[PATCH 15/19] mfd: Don't convert just one IRQ using irqdomain if a range is provided
arnd at arndb.de
Fri Sep 7 09:37:26 EDT 2012
On Friday 07 September 2012, Lee Jones wrote:
> On Fri, Sep 07, 2012 at 12:35:41PM +0000, Arnd Bergmann wrote:
> > On Friday 07 September 2012, Lee Jones wrote:
> > > MFD core code attempts to convert specified hardware (local) IRQ
> > > numbers to virtual-IRQs, which something Linux can understand. This
> > > works great when only one IRQ is specified. However, converting
> > > entire ranges is currently unsupported. If this occurs we issue a
> > > kernel warning to inform the user of this, but we continue to
> > > convert the first specified IRQ anyway and replace the range. This
> > > is not the correct behaviour. This patch ensures that if a range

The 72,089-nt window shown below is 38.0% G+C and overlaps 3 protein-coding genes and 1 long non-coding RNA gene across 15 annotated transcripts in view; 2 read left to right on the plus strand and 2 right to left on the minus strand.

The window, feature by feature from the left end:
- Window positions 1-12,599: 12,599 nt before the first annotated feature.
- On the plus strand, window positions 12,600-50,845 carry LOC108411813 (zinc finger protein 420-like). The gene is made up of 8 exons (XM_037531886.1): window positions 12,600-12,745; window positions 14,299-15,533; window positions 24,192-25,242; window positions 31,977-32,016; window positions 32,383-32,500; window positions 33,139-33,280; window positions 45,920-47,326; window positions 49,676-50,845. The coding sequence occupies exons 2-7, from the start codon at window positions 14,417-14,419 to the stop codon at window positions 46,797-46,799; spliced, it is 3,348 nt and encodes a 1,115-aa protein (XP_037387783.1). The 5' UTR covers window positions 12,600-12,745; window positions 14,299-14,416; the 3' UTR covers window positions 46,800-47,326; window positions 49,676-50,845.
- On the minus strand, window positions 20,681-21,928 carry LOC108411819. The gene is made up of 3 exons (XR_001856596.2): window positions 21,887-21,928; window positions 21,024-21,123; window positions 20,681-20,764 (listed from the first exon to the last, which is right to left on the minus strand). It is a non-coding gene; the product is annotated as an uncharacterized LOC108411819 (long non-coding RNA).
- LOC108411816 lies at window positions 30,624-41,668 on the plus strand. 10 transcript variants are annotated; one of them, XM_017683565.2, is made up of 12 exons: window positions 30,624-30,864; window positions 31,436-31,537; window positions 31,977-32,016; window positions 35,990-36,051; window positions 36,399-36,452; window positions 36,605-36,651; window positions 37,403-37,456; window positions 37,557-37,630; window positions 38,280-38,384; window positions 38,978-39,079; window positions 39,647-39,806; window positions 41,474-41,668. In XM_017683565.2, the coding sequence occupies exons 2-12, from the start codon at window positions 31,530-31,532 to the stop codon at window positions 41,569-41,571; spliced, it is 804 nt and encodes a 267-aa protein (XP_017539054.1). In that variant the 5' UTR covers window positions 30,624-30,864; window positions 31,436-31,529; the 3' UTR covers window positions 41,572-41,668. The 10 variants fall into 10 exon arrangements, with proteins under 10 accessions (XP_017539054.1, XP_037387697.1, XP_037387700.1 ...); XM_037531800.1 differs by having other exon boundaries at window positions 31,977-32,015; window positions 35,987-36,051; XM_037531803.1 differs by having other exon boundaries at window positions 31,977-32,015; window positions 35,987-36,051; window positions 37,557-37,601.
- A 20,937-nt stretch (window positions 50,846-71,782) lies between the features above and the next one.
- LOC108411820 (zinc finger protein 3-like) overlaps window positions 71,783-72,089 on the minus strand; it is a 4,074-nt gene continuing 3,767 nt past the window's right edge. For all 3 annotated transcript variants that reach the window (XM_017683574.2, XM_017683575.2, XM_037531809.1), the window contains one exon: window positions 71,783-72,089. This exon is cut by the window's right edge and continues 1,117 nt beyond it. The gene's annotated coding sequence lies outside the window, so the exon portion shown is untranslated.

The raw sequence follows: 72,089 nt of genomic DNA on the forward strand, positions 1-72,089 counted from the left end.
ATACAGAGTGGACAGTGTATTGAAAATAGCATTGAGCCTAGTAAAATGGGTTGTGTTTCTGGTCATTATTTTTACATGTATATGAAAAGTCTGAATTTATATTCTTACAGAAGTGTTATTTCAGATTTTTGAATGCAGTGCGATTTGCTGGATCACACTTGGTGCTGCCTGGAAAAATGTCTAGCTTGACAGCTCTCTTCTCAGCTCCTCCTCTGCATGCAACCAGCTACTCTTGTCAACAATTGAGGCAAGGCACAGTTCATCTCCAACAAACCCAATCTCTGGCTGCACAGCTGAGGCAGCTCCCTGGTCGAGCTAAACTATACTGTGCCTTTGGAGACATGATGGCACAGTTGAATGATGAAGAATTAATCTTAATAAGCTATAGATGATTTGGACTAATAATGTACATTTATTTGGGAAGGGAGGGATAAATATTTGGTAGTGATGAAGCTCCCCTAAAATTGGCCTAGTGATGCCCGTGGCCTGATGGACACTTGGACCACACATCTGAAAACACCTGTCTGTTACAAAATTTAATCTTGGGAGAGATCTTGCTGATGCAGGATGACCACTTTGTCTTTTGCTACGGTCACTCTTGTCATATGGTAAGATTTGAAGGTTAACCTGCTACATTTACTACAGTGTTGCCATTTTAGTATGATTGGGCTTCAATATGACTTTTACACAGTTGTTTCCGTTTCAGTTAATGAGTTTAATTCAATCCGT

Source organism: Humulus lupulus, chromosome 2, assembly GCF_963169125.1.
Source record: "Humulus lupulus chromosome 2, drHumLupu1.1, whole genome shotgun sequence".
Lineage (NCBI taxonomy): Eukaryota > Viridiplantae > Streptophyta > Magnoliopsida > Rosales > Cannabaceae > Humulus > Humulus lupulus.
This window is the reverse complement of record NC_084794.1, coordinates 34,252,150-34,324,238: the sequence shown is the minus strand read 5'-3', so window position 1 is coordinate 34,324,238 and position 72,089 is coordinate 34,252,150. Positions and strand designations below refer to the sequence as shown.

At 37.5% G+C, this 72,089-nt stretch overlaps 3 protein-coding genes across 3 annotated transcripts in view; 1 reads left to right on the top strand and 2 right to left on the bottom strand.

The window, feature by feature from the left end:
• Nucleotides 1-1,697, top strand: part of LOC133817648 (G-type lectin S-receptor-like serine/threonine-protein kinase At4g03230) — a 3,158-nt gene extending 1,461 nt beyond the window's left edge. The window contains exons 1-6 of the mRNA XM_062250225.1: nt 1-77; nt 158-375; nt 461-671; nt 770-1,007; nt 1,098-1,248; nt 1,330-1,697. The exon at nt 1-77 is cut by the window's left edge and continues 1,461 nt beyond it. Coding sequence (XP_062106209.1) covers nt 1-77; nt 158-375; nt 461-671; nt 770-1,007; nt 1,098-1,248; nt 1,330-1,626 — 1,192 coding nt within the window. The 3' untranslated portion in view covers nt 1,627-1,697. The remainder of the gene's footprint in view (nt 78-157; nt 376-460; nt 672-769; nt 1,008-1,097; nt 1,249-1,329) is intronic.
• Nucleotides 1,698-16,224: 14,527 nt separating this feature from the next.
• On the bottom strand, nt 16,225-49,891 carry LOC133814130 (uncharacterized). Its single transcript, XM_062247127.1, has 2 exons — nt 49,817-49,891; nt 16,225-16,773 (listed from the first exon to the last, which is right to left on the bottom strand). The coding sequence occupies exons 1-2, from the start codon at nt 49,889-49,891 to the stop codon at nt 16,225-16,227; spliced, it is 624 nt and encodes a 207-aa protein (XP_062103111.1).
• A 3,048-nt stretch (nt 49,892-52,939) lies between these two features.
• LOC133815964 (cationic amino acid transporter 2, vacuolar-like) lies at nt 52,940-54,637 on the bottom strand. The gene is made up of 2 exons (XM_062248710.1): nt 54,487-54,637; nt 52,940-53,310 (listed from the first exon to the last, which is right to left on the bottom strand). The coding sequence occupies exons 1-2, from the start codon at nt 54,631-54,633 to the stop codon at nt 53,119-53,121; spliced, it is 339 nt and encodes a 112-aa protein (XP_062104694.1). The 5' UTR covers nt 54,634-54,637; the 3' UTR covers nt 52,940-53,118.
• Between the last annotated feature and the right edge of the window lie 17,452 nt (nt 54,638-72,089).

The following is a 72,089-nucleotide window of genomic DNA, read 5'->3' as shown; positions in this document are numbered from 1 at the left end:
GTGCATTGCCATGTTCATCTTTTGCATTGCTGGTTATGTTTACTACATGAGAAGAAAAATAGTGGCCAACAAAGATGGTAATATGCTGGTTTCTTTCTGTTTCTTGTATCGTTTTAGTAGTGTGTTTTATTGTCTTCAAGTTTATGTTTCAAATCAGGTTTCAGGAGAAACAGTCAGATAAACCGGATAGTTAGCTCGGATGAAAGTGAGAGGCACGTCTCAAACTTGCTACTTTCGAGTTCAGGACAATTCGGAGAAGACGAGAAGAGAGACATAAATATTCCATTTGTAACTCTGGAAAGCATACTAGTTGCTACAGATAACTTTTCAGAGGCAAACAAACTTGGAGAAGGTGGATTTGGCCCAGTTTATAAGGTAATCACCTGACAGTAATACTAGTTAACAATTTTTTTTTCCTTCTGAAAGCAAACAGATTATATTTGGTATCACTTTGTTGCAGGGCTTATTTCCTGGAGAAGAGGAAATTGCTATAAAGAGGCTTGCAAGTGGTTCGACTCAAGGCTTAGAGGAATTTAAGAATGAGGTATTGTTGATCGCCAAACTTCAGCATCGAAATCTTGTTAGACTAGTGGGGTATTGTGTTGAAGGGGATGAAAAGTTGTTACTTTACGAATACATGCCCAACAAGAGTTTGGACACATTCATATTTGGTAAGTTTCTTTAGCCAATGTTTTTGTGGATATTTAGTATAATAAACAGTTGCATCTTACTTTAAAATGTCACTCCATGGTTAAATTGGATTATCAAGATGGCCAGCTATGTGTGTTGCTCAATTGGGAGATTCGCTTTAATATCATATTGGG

> > > is specified, it is left untouched.
> > >
> > > CC: Samuel Ortiz <sameo at linux.intel.com>
> > > Signed-off-by: Lee Jones <lee.jones at linaro.org>
> > I don't see the advantage of the change. The warning already tells
> > us that the input to mfd_add_device was incorrect, so nothing the
> > function does can reliably fix it. Leaving the resource empty
> > is just as wrong as listing only the first interrupt.
> My thinking was to leave them in a range, then have the target driver
> convert each entry in the range manually. But what you're saying is
> that no registration should be attempted using ranges at all? What if
> the range was vast? Surely a resource array a few hundred lines long
> isn't correct either? My immediate example would be "GPIO_INT6", which
> has 31 lines. Do you want them all splitting out individually?
The examples I had seen before were all just ranges of two interrupts,
and in those cases it was clear that splitting them would be best.
In the exampled of the ab8500-gpio driver, it looks like the resource is
not actually being used, and the gpio driver implements its own irq_chip,
so maybe we can get away with not solving this problem for now.
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